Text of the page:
How to List Users in Linux, List all Users Command

April 16, 2019


Linux OS is unique because of its multi-user characteristic allowing multiple users on one system, at the same time. However, tracking all users is essential.

In this article, earn multiple commands to list all Linux users along with their login information. These commands work on CentOS, Ubuntu, Arch Linux, and other Linux distributions as well.

Tutorial on how to list users in Linux.


  • A Linux distribution installed and running
  • A user with sudo privileges
  • Access to a terminal/command line

List All Linux Users, 2 Options

List All Users in Linux with the /etc/passwd File

Details of local users can be found in the /etc/passwd file. Every line contained in the file contains the information of one user.

There are two options.

Open the etc/passwd file by typing the command:

cat etc/passwd

Alternatively, you can use the less command:

less etc/passwd

Note: To display a list of the logged-on users and the information such as boot time, processes, hostnames, and more, use the who command.

List All Linux Users with the getent Command

Database entries configured in the /etc/nsswitch.conf file include the passwd database with all the usernames and login information.

To extract this data, use the command:

getent passwd

Both Option 1 and Option 2 will display all the users and their login information.

a list of all Linux users output

Each line represents one user and has seven (7) fields.

The fields are separated by : (colons) and each line includes the following information:

1. Username
2. The encrypted password (represented by x, located in the /etc/shadow file)
3. User ID number (known as UID)
4. User group ID (known as GID)
5. User full name
6. User home directory
7. The login shell (by default set to bin/bash)

terminal line with user information

How to Only List Linux Usernames

In case you don’t need all the information related to each user, you can list only the usernames on the system. There are two ways to see just the first field (the username) of each user.

Option 1: Using the awk or cut command.

To list usernames only, you can use either of the following two (2) commands:

awk –F: ‘{ print $1}’ /etc/passwd
cut –d: –f1 /etc/passwd

Option 2: Using the getent command with awk and cut.

To read and display the username without any additional information using the getent command, run the following command:

getent passwd | awk -F: ‘{ print $1}’

Alternatively, use the command:

getent passwd | –d: –f1

How to Search for Existing Linux Users

The getent command also allows you to check whether a user is present on the system.

Any of the following two commands will provide you with that information:

getent passwd | grep username
getent passwd username

If the user exists, it will display login information. On the other hand, if there is no such user, there will be no output.

For example, in the image below, the query displays whether a user named example exists. The output proves that such a user exists.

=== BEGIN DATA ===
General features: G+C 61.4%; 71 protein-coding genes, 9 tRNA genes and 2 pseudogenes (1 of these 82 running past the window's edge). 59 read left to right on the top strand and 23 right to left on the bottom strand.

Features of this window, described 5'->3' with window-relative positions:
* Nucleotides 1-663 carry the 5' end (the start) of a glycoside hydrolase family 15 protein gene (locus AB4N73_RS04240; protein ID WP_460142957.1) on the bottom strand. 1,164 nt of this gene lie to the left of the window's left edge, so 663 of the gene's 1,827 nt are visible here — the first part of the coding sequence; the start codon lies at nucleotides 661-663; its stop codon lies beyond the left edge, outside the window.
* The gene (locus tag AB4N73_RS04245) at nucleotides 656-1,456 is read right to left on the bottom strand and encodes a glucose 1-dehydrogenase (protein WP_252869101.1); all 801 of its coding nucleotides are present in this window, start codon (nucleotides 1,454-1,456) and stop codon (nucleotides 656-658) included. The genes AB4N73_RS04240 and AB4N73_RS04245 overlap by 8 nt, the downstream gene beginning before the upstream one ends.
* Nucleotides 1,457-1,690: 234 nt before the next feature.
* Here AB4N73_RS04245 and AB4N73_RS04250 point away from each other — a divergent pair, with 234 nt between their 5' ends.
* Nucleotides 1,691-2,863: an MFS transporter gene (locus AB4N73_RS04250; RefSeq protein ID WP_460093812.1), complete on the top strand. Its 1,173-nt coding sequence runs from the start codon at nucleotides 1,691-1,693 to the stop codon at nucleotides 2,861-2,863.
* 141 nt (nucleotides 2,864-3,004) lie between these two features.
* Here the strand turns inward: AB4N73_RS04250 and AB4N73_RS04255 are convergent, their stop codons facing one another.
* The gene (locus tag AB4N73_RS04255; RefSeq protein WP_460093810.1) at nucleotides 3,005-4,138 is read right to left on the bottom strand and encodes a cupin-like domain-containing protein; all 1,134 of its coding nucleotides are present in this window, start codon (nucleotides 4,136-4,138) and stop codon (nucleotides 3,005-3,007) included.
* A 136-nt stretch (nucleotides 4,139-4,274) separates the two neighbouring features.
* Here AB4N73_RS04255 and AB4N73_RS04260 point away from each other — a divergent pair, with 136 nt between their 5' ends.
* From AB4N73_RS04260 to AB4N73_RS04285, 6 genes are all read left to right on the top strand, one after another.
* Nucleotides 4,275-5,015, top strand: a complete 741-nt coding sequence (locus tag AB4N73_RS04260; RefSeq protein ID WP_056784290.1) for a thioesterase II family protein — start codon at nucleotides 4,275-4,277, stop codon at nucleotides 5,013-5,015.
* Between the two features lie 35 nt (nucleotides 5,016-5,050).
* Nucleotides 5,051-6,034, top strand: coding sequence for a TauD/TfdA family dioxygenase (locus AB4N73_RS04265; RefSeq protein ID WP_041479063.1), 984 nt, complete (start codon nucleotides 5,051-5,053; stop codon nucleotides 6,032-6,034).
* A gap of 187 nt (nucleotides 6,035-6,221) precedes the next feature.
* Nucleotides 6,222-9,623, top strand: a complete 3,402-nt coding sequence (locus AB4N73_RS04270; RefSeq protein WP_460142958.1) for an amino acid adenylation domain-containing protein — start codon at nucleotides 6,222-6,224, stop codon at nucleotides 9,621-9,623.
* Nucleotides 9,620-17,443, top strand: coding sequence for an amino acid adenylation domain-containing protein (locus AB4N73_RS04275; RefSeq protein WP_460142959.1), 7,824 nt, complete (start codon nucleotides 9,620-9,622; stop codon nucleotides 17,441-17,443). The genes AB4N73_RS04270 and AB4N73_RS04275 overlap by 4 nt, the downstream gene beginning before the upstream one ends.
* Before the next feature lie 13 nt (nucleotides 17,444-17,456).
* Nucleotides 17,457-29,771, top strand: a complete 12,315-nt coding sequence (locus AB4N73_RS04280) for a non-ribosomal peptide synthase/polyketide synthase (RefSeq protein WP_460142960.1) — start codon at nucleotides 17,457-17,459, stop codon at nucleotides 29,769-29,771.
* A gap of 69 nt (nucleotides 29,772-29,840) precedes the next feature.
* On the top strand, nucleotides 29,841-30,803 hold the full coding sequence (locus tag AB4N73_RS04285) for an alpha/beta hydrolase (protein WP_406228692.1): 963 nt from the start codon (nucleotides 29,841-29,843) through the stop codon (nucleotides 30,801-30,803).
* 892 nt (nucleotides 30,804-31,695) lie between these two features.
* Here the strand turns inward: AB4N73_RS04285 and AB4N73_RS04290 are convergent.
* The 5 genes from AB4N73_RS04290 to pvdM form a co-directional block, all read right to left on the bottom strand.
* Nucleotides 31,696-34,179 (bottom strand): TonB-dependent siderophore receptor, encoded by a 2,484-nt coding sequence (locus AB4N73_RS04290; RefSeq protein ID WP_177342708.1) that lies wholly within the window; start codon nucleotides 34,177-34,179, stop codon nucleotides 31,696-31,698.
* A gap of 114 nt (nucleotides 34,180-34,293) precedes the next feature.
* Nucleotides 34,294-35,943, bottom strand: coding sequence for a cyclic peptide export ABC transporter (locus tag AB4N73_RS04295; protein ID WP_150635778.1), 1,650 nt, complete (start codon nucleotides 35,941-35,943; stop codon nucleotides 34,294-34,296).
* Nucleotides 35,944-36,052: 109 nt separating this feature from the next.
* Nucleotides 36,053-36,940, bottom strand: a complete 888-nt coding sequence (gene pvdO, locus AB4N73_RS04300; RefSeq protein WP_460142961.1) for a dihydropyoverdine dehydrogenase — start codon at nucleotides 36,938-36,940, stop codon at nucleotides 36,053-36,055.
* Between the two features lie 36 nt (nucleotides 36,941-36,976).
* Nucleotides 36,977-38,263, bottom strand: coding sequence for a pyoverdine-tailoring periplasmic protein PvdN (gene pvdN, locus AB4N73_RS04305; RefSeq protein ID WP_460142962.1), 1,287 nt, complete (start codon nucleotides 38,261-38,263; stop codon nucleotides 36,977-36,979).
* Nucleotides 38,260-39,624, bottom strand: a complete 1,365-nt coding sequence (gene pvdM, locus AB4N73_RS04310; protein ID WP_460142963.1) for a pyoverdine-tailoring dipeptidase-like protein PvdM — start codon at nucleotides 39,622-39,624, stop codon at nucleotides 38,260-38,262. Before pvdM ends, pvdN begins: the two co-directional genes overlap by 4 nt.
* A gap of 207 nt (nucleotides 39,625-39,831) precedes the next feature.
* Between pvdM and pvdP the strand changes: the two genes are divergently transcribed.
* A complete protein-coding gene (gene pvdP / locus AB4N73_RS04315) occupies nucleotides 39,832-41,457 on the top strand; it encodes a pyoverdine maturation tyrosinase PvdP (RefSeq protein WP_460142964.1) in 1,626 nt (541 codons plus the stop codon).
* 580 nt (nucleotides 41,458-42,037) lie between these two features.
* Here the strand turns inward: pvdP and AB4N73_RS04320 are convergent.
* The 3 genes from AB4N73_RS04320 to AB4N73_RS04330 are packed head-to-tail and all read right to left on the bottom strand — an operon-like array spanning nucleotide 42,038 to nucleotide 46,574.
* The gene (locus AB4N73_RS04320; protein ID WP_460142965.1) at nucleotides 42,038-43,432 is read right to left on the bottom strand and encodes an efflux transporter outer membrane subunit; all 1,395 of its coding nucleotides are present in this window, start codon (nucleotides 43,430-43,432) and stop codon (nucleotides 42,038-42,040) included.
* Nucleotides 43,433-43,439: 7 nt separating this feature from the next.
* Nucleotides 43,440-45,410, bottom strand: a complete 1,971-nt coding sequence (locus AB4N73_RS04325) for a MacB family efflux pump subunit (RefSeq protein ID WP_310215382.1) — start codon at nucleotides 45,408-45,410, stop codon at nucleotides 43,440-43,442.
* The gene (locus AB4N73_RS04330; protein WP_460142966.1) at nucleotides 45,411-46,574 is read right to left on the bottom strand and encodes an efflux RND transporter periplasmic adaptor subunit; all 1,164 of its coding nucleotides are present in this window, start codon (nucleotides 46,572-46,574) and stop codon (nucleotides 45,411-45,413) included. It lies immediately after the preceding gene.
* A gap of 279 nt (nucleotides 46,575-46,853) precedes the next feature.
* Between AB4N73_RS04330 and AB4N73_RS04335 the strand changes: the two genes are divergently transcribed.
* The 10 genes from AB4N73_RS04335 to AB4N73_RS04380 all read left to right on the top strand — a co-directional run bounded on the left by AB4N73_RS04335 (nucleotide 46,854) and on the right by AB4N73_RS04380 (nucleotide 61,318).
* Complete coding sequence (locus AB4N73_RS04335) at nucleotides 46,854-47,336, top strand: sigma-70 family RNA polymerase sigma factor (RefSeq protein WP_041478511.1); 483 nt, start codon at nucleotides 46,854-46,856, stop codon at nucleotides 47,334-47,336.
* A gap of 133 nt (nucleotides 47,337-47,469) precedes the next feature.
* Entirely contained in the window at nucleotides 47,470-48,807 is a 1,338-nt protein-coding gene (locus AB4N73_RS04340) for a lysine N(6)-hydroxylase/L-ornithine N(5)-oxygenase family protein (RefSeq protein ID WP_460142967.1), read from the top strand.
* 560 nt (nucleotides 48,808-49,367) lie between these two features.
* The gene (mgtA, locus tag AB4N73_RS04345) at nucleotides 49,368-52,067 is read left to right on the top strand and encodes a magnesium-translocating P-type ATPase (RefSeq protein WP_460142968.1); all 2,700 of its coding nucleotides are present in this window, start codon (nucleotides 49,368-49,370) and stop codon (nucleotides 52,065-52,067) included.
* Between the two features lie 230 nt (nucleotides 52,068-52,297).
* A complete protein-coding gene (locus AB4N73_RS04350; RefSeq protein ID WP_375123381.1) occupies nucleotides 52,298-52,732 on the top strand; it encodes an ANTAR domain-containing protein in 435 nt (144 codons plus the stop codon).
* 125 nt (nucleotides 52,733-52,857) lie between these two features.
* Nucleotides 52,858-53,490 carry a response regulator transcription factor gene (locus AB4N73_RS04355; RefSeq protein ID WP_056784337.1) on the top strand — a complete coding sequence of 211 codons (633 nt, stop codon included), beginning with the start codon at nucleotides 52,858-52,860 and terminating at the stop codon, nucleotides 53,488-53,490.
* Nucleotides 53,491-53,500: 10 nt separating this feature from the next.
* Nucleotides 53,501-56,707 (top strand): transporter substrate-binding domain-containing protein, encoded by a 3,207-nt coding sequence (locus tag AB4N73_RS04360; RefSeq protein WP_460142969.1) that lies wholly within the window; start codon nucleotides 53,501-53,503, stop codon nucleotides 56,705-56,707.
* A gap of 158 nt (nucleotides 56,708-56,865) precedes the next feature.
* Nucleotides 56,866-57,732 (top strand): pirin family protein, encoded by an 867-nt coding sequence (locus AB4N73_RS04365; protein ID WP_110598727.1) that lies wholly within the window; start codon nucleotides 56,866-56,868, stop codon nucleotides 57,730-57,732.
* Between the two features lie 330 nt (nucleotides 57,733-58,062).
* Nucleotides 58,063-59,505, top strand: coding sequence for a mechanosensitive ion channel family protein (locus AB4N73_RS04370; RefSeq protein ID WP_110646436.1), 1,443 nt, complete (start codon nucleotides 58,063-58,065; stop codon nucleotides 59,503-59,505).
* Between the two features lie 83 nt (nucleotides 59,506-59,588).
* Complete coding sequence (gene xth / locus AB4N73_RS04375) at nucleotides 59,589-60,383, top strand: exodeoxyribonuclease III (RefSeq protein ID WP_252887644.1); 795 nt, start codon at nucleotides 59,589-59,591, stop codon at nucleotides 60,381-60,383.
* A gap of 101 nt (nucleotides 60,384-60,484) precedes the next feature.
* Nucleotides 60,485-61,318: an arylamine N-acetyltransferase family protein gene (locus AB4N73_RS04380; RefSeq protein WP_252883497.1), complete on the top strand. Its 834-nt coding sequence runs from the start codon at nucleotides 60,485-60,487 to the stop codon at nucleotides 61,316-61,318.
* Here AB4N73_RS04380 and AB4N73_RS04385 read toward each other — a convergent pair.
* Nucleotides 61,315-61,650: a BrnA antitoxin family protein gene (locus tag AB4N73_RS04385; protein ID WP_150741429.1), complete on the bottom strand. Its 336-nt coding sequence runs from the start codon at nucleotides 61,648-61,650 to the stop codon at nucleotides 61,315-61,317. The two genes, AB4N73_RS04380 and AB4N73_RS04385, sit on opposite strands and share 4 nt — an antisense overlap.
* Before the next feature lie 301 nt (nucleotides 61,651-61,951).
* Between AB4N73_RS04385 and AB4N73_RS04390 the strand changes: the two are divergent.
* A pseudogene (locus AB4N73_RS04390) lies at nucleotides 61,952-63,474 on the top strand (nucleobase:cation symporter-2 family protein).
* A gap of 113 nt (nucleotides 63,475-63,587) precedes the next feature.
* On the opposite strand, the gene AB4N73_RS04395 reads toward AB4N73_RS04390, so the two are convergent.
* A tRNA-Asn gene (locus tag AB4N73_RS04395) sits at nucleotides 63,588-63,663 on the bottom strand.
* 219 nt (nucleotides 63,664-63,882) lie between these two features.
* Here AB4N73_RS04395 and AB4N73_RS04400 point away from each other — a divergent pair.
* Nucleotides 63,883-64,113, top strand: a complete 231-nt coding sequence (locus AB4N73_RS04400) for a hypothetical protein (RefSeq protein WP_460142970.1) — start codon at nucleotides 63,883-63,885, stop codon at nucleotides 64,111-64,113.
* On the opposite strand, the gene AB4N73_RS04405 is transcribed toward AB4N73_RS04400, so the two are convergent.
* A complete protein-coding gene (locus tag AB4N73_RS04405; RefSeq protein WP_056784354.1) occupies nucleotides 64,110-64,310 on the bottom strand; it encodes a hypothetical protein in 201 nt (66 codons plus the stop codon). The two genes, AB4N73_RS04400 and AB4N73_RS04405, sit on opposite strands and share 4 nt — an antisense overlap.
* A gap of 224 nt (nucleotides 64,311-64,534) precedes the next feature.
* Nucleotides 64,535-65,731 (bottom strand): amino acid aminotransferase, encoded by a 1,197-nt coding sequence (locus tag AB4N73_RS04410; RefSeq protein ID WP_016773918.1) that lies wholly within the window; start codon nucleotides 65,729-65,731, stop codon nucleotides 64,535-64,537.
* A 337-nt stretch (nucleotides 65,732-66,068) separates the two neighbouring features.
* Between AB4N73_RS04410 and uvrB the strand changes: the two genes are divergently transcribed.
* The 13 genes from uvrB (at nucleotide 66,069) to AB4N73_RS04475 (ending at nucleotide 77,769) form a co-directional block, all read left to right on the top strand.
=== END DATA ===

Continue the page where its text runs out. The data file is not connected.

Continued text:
a query displaying whether a user named example exists

System User vs Normal User

A system user is the one that creates normal users. Therefore, in this instance, the system user is the root. This user is created when you first install the Linux operating system. Additionally, you can create system users for particular applications.

On the other hand, normal users are all users that the root (or a user with sudo privileges) creates. Each normal and system user has a real login shell, home directory, as well as a user ID (UID) number. The user ID number is given automatically in the range between the minimum and maximum values.

How to Check UID_MIN and UID_MAX

If you want to check what the UID range for normal users is, use grep with the following command:

grep –E”^UID_MIN|^UID_MAX” /etc/login.defs

The output shows that all normal users have a UID anywhere from 1000 (UID_MIN) to 6000 (UID_MAX).

checking the UID_MIN and UID_MAX

Note: Change the values in the command according to the minimum and maximum UID values for your system.

How to List Normal Users

With these numbers in mind, you ask for a list of all the users in that range with the command:

getent passwd {1000..6000}

The query lists all the normal users, as seen in the image below. In this example, there are two normal users in the specified range.

listing normal users in linux example


After reading this guide, you should know how to list all Linux users, search for users, and find the number of Linux users in any Linux distribution ( Ubuntu, CentOS, RHEL, Debian, and Mint).

Next, you can learn about Linux file permissions, as well as how to list scheduled cron jobs for specific users.

Was this article helpful?
Sofija Simic
Sofija Simic is an experienced Technical Writer. Alongside her educational background in teaching and writing, she has had a lifelong passion for information technology. She is committed to unscrambling confusing IT concepts and streamlining intricate software installations.
Next you should read
How to Add User to a Group in Linux
November 6, 2019

By following the steps in this tutorial you will learn how to add a user to a group in Linux. Read the easy...
Read more
How to Create a File in Linux Using Terminal/Command Line
June 27, 2019

Creating a file in Linux might seem straightforward, but there are some surprising and clever techniques. In...
Read more
How to Use mkdir Command to Make or Create a Linux Directory
April 8, 2019

The mkdir command in Linux allows users to create or make new directories. mkdir stands for "make directory."...
Read more
How To Use grep Command In Linux/UNIX
March 28, 2019

This guide details the most useful grep commands for Linux / Unix systems. After going through all the...
Read more
  • © 2022 Copyright phoenixNAP | Global IT Services. All Rights Reserved.